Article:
The best prevention is frequent and thorough handwashing, and good hygiene when preparing food.
Top Symptoms: diarrhea, general abdominal pain, severe diarrhea, watery diarrhea, fatigue
Symptoms that always occur with shigella infection: diarrhea
Diarrhea Symptom Checker
Take a quiz to find out what might be causing your diarrhea
Food poisoning, also called foodborne illness or "stomach flu," is an acute infection of the digestive tract from food contaminated with bacteria, viruses, parasites, or other toxins. It actually has no relation to influenza.
Any food can become contaminated if not prepared under clean conditions, cooked thoroughly, or stored at cold temperatures. Meat, fish, dairy products, and fresh fruits and vegetables are some of the most easily contaminated foods.
Symptoms include nausea, vomiting, diarrhea, and abdominal pain, and sometimes fever and chills.
Most people recover on their own with supportive care, meaning rest, fluids, and over-the-counter pain relievers and fever reducers.
However, dehydration can result if the vomiting and/or diarrhea are not controlled and IV fluids may be needed.
If there is also blurred vision, dizziness, or paralysis, the nervous system may be affected due to botulism. This is a medical emergency. Take the patient to the emergency room or call 9-1-1.
Proper food preparation and storage, along with frequent and thorough handwashing, is the best prevention.
Top Symptoms: nausea, abdominal pain (stomach ache), headache, abdominal cramps (stomach cramps), dizziness
Symptoms that never occur with food poisoning: severe fever, being severely ill, bloody diarrhea
E. coli infection
E. coli are a large and diverse group of bacteria that can often be found in the intestines of healthy humans and animals. E. coli comes in a variety of strains. Although most strains are harmless, a few types can make people sick with diarrhea, as well as UTIs and respiratory illnesse...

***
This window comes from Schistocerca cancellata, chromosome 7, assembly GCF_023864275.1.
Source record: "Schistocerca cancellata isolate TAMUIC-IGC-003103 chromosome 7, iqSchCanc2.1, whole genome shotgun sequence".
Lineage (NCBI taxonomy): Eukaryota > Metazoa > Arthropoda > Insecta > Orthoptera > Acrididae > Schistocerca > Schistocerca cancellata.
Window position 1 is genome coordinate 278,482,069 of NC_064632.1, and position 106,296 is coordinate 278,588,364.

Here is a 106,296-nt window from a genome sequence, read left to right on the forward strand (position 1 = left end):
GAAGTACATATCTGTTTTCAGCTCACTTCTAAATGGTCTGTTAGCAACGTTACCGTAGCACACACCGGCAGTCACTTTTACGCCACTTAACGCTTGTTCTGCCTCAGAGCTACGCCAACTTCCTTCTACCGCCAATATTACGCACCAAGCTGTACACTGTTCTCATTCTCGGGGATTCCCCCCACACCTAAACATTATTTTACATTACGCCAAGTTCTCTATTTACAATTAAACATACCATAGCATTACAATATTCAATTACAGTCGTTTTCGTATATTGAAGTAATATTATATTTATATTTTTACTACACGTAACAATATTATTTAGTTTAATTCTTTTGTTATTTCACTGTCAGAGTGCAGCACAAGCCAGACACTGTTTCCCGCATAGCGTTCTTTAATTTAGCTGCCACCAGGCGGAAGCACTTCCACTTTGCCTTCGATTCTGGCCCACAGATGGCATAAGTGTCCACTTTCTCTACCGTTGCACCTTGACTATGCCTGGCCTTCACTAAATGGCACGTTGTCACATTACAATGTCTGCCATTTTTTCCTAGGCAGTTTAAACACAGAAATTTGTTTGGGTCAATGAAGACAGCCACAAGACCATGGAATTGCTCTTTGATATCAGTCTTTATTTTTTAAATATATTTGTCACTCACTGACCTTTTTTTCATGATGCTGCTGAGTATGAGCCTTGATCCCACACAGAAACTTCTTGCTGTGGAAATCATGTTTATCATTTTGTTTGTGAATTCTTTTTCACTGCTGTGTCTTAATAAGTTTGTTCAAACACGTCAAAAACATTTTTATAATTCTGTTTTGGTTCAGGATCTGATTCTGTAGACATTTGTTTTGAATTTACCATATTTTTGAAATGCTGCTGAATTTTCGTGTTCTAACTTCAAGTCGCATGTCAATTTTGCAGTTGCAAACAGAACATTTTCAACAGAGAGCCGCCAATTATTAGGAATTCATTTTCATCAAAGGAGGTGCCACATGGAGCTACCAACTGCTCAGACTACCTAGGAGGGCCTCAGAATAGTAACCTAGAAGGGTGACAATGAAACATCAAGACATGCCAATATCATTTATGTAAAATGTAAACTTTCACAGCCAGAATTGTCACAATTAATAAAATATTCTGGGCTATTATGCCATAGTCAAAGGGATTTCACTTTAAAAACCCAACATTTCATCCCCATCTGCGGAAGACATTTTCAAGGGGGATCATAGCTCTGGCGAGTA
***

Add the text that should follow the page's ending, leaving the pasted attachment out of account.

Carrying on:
Celiac disease is also called gluten-sensitive enteropathy, coeliac, or sprue. It is an autoimmune response in the gut to gluten, a protein in wheat, rye, and barley.
- Repeated exposure to gluten causes damage to the lining of the small intestine.
Most at risk are Caucasians with:
- Family history of celiac disease.
- Down syndrome.
- Type 1 diabetes.
- Rheumatoid arthritis.
- Autoimmune thyroid disease.
Symptoms include digestive upset with gas, bloating, and diarrhea. The malnutrition causes fatigue, weight loss, fragile bones, severe skin rash, mouth ulcers, anemia, and damage to the spleen and nervous system.
A swollen belly, failure to thrive, muscle wasting, and learning disabilities are seen in children, and normal growth and development can be severely affected.
Diagnosis is made through blood testing and endoscopy, and sometimes biopsy of the small intestine.
There is no cure for the condition, but celiac disease can be managed by removing all gluten from the diet. Nutritional supplements will be used and sometimes steroid medication is given to help heal the gut.
Top Symptoms: fatigue, stomach bloating, nausea, constipation, diarrhea
Urgency: Primary care doctor
The thyroid is a small, bow-tie shaped gland in your neck. Its main job is to produce thyroid hormone (known as T3 or T4), which serves a wide array of functions throughout the body.
When too much thyroid hormone is released, the body’s metabolism gets ramped up, causing symptoms ...
Irritable bowel syndrome (ibs)
Irritable bowel syndrome (IBS) is a chronic disorder of the large intestine. It is characterized by recurrent abdominal pain and bowel movement issues that can be difficult to treat. Signs and symptoms of IBS are usually not severe or life-threateni...
Diarrhea Treatments and Relief
At-home treatments for diarrhea
Most diarrhea will stop on its own after three to seven days. During that time, it is important to stay well-hydrated and have a healthy intake of sodium, which helps you maintain hydration [5,6]. IV rehydration might be necessary if food and beverages by mouth are not well-tolerated. Binding foods can also help the intestines absorb more water, resulting in better formed stools.
- Rice, potatoes, noodles, and crackers